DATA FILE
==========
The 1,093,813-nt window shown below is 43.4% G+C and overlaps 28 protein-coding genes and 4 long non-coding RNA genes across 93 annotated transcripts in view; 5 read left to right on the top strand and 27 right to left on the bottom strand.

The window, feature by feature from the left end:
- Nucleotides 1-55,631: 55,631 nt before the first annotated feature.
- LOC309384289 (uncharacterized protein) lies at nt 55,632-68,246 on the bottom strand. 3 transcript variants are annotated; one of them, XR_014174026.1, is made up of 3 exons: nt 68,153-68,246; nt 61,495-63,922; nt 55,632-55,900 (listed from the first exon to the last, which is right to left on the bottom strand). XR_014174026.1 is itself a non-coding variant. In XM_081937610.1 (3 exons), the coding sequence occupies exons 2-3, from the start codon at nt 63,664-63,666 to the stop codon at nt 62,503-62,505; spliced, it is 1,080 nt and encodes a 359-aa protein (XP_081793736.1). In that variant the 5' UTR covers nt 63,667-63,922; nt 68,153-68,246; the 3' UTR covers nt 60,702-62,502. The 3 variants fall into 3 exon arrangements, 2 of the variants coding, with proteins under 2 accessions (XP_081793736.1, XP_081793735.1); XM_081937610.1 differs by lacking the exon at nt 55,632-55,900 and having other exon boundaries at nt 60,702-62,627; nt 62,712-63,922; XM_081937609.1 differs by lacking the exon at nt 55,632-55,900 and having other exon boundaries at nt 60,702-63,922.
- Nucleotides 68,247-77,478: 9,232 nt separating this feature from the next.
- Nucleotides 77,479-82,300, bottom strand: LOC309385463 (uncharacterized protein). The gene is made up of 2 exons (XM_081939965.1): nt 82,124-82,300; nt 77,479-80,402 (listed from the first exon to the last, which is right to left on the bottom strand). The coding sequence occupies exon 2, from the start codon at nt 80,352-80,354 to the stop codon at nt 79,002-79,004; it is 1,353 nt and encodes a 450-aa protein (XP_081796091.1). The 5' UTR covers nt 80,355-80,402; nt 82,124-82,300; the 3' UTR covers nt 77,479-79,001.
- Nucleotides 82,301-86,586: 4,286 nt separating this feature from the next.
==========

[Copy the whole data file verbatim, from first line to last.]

The 1,093,813-nt window shown below is 43.4% G+C and overlaps 28 protein-coding genes and 4 long non-coding RNA genes across 93 annotated transcripts in view; 5 read left to right on the top strand and 27 right to left on the bottom strand.

The window, feature by feature from the left end:
- Nucleotides 1-55,631: 55,631 nt before the first annotated feature.
- LOC309384289 (uncharacterized protein) lies at nt 55,632-68,246 on the bottom strand. 3 transcript variants are annotated; one of them, XR_014174026.1, is made up of 3 exons: nt 68,153-68,246; nt 61,495-63,922; nt 55,632-55,900 (listed from the first exon to the last, which is right to left on the bottom strand). XR_014174026.1 is itself a non-coding variant. In XM_081937610.1 (3 exons), the coding sequence occupies exons 2-3, from the start codon at nt 63,664-63,666 to the stop codon at nt 62,503-62,505; spliced, it is 1,080 nt and encodes a 359-aa protein (XP_081793736.1). In that variant the 5' UTR covers nt 63,667-63,922; nt 68,153-68,246; the 3' UTR covers nt 60,702-62,502. The 3 variants fall into 3 exon arrangements, 2 of the variants coding, with proteins under 2 accessions (XP_081793736.1, XP_081793735.1); XM_081937610.1 differs by lacking the exon at nt 55,632-55,900 and having other exon boundaries at nt 60,702-62,627; nt 62,712-63,922; XM_081937609.1 differs by lacking the exon at nt 55,632-55,900 and having other exon boundaries at nt 60,702-63,922.
- Nucleotides 68,247-77,478: 9,232 nt separating this feature from the next.
- Nucleotides 77,479-82,300, bottom strand: LOC309385463 (uncharacterized protein). The gene is made up of 2 exons (XM_081939965.1): nt 82,124-82,300; nt 77,479-80,402 (listed from the first exon to the last, which is right to left on the bottom strand). The coding sequence occupies exon 2, from the start codon at nt 80,352-80,354 to the stop codon at nt 79,002-79,004; it is 1,353 nt and encodes a 450-aa protein (XP_081796091.1). The 5' UTR covers nt 80,355-80,402; nt 82,124-82,300; the 3' UTR covers nt 77,479-79,001.
- Nucleotides 82,301-86,586: 4,286 nt separating this feature from the next.